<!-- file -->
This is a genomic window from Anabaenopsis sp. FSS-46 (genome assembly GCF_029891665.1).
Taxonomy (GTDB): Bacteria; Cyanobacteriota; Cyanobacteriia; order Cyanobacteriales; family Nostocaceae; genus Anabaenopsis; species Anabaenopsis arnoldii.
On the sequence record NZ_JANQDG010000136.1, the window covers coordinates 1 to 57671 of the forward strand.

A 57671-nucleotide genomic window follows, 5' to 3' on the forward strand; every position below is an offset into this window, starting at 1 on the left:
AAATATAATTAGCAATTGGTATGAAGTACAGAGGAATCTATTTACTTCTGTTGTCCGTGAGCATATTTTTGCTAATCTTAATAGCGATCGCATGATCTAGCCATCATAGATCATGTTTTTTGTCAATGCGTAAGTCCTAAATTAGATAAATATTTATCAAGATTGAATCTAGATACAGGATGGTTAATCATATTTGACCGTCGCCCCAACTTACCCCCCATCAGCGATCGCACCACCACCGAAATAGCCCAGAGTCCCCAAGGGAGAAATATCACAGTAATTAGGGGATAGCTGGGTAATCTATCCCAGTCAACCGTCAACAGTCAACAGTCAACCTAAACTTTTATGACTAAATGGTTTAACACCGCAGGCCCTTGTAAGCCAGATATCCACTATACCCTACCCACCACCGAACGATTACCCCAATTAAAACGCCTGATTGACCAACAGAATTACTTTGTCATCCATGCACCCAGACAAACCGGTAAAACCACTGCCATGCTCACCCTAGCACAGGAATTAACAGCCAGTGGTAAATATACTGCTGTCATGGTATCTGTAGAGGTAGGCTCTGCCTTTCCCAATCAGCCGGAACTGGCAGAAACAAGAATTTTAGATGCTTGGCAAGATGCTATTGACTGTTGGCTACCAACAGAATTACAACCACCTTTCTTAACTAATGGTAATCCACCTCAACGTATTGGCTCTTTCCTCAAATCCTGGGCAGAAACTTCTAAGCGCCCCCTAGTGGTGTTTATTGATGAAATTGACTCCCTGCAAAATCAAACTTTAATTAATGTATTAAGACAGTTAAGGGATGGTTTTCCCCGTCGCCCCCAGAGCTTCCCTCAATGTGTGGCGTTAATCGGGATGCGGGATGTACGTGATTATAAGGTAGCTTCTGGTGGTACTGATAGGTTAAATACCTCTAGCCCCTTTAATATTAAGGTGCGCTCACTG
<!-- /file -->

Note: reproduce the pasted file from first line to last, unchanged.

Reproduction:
This is a genomic window from Anabaenopsis sp. FSS-46 (genome assembly GCF_029891665.1).
Taxonomy (GTDB): Bacteria; Cyanobacteriota; Cyanobacteriia; order Cyanobacteriales; family Nostocaceae; genus Anabaenopsis; species Anabaenopsis arnoldii.
On the sequence record NZ_JANQDG010000136.1, the window covers coordinates 1 to 57671 of the forward strand.

A 57671-nucleotide genomic window follows, 5' to 3' on the forward strand; every position below is an offset into this window, starting at 1 on the left:
AAATATAATTAGCAATTGGTATGAAGTACAGAGGAATCTATTTACTTCTGTTGTCCGTGAGCATATTTTTGCTAATCTTAATAGCGATCGCATGATCTAGCCATCATAGATCATGTTTTTTGTCAATGCGTAAGTCCTAAATTAGATAAATATTTATCAAGATTGAATCTAGATACAGGATGGTTAATCATATTTGACCGTCGCCCCAACTTACCCCCCATCAGCGATCGCACCACCACCGAAATAGCCCAGAGTCCCCAAGGGAGAAATATCACAGTAATTAGGGGATAGCTGGGTAATCTATCCCAGTCAACCGTCAACAGTCAACAGTCAACCTAAACTTTTATGACTAAATGGTTTAACACCGCAGGCCCTTGTAAGCCAGATATCCACTATACCCTACCCACCACCGAACGATTACCCCAATTAAAACGCCTGATTGACCAACAGAATTACTTTGTCATCCATGCACCCAGACAAACCGGTAAAACCACTGCCATGCTCACCCTAGCACAGGAATTAACAGCCAGTGGTAAATATACTGCTGTCATGGTATCTGTAGAGGTAGGCTCTGCCTTTCCCAATCAGCCGGAACTGGCAGAAACAAGAATTTTAGATGCTTGGCAAGATGCTATTGACTGTTGGCTACCAACAGAATTACAACCACCTTTCTTAACTAATGGTAATCCACCTCAACGTATTGGCTCTTTCCTCAAATCCTGGGCAGAAACTTCTAAGCGCCCCCTAGTGGTGTTTATTGATGAAATTGACTCCCTGCAAAATCAAACTTTAATTAATGTATTAAGACAGTTAAGGGATGGTTTTCCCCGTCGCCCCCAGAGCTTCCCTCAATGTGTGGCGTTAATCGGGATGCGGGATGTACGTGATTATAAGGTAGCTTCTGGTGGTACTGATAGGTTAAATACCTCTAGCCCCTTTAATATTAAGGTGCGCTCACTG